The encoder starts by doing an FFT on the waveform for that 20 millisecond period. Amazingly, it then does a table lookup. There's a predefined table, in firmware, of about a thousand entries which were, I think, created by statistically processing many hours of voice captured from real speakers of various languages. It finds the entry which is closest to the sound it needs to encode for that frame, and what it sends is the table index for that entry. (That's only possible because the codec is optimized for voice. It also means that these kinds of codecs don't do very well with sounds that don't sound like human voices, e.g. music.)

But the entry may be close or not very close to the sound which is actually needed. If it's quite close, the encoder chooses an 8th rate packet since all it needs to send is the table index. If it's not very close, it creates a quarter rate, or half rate, or full rate (i.e. progressively larger) packet and what the rest of the packet consists of is the changes that need to be made to the value of that table entry in order for it to correctly reproduce the sound to be sent.

The packet says "Start with this entry, and then change the following in it". The packet size is a function of how much change needs to be made to get the sound close to what it needs to be.

One of our standard tools permitted us to see the packet sizes in real time during a call. It was interesting to watch it. When the other guy is speaking, and you're listening, you're sending 8th rate packets the majority of the time. When you're speaking (or at least when I was speaking) the majority of the packets were quarter or half rate. Full rate packets were always a minority.
posted by Steven C. Den Beste at 11:12 PM on August 14, 2006 [4 favorites]

You are describing CELP, which has been around, in theory, since before I was born, it [...] starts with the assumption that the speech signal is produced by a buzzer at the end of a tube.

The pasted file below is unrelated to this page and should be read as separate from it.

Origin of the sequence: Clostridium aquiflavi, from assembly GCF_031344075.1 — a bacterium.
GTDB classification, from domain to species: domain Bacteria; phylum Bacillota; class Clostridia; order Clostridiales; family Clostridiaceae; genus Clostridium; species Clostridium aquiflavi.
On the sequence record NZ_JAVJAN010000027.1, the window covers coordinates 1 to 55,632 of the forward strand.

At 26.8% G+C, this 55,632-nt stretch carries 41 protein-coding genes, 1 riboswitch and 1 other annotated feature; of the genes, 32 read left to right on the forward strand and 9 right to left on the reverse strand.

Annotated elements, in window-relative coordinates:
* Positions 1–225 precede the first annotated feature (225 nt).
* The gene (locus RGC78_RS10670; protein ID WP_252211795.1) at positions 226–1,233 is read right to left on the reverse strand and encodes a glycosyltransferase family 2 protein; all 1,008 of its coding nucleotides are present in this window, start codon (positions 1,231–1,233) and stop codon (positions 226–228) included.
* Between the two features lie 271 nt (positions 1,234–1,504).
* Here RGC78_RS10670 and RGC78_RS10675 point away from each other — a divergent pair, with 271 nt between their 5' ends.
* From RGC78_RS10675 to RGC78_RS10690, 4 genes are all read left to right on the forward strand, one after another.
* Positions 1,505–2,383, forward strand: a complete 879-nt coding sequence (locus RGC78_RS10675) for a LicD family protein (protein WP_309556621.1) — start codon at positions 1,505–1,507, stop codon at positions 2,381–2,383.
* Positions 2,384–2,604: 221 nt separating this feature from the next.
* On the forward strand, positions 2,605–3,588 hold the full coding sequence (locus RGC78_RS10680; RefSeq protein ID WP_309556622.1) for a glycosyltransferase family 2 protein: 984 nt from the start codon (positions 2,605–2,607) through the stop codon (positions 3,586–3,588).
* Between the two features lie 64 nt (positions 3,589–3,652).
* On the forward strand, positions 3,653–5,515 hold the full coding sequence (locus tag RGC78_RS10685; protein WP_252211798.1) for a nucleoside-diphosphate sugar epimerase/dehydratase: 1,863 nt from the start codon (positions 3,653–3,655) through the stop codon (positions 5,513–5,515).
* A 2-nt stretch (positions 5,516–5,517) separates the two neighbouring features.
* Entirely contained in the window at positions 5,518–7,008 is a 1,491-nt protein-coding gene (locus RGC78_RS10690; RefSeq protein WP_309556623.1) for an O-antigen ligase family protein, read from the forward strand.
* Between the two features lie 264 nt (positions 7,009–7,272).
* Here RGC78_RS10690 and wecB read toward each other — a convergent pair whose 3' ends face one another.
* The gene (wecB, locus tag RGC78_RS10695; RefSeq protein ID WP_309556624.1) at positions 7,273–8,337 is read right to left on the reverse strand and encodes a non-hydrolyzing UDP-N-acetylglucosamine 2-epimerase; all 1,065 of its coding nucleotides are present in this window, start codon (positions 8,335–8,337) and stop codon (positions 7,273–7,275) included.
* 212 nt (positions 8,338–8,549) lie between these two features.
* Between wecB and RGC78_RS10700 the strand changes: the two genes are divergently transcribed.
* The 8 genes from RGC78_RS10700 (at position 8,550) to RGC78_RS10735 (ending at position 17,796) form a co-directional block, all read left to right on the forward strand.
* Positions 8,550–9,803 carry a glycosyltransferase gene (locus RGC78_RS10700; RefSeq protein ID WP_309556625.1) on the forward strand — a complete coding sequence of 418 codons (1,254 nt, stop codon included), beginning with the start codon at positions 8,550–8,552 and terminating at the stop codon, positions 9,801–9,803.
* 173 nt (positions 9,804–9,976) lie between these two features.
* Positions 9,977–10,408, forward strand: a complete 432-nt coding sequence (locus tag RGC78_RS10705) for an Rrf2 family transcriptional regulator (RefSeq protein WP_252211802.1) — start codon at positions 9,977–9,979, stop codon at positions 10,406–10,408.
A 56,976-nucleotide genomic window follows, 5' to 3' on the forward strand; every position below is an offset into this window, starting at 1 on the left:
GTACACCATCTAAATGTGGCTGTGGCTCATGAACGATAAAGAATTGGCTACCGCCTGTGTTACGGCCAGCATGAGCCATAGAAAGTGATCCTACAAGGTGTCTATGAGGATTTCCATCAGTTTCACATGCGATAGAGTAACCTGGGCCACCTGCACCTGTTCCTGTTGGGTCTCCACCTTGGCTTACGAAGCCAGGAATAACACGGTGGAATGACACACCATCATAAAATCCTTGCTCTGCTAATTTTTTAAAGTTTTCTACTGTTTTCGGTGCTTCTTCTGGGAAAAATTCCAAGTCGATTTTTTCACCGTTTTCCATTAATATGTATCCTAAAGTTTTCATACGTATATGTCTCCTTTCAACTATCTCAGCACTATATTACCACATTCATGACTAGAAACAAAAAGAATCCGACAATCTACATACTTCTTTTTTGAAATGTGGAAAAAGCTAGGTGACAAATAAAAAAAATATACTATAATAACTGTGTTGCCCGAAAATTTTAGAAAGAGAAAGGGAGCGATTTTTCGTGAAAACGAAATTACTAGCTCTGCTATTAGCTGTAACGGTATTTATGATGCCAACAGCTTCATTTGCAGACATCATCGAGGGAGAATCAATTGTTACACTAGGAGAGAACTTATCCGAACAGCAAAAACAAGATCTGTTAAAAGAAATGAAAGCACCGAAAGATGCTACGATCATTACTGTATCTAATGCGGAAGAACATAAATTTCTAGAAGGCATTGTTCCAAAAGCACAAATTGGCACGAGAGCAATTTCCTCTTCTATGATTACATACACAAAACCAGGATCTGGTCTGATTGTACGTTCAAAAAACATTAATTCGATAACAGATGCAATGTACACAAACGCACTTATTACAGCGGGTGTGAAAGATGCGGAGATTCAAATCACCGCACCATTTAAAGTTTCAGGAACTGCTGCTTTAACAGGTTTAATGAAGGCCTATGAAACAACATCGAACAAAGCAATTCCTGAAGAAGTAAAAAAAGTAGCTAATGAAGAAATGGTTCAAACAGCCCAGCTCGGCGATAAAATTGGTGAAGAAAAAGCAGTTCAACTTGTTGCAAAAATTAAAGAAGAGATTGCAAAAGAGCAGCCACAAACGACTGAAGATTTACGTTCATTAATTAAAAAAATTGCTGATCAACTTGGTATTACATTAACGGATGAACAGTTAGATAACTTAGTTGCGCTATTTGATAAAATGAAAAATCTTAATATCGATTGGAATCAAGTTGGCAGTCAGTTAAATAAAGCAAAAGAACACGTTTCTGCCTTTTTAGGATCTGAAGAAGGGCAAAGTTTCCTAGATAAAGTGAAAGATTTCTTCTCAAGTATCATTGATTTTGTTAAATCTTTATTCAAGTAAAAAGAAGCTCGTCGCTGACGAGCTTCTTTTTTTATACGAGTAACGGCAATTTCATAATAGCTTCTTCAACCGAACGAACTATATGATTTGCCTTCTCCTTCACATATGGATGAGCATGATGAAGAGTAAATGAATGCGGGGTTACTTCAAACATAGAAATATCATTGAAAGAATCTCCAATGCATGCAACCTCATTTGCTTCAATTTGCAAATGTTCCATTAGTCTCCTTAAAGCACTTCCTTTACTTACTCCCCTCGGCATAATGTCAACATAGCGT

posted by Dataphage at 11:28 PM on August 14, 2006

Nothing like a good FFT at 2am... I knew about FFTs and like, from all my DSP coursework, which makes the dummy spectrum even that much more annoying, mocking us with false hopes of meaningful coefficients.
Thanks Dataphage, that is a good reason for it. However, it really takes up a not insignificant amount of graphical real estate. No need to cater to me over it, it just drives me kinda nuts when I'm using some lo-res systems to listen to the font of auditory joy that is Music. You'd be surprised how much of a 640x480 screen gets eaten by those randomly bumping bars.
posted by potch at 11:31 PM on August 14, 2006

So since we're on the topic, SCDB, answer me this.

If MP3s are "nothing but Fourier coefficients" and don't describe actual waveforms - why does the sampling rate (22khz, 44.1khz etc.) matter in MP3s? I've often wondered this.
posted by Jimbob at 11:48 PM on August 14, 2006

(which is to say - if each frame just has an equation describing the shape of the wave it needs to recreate, why do MP3s care about the sampling rate of the original wave? It's just drawing a curve, right? We don't need to know if that curve was originally described by 8000 points per second, or 44,000 points per second.)
posted by Jimbob at 11:50 PM on August 14, 2006

The black magician I was talking to told me that when they worked on a previous codec (which was eventually replaced by EVRC) they went out and found people in the company who had strange sounding voices, and who spoke other languages, and invited them into the lab to record some voice for the codec to work on.

There was one Chinese woman they got, and when she was speaking Chinese occasionally the codec would break up entirely, producing all kinds of garbage. They analyzed her voice and found out that she had been producing pure tones, sine waves. The prototype version of the codec said, "No! Human voices don't do that!" and couldn't deal with it.

Dataphage: CELP is a related algorithm, but not identical to EVRC. For one thing, CELP isn't variable rate, and the IS-95/CDMA2K was designed to rely on variable rate codecs in order to increase system capacity.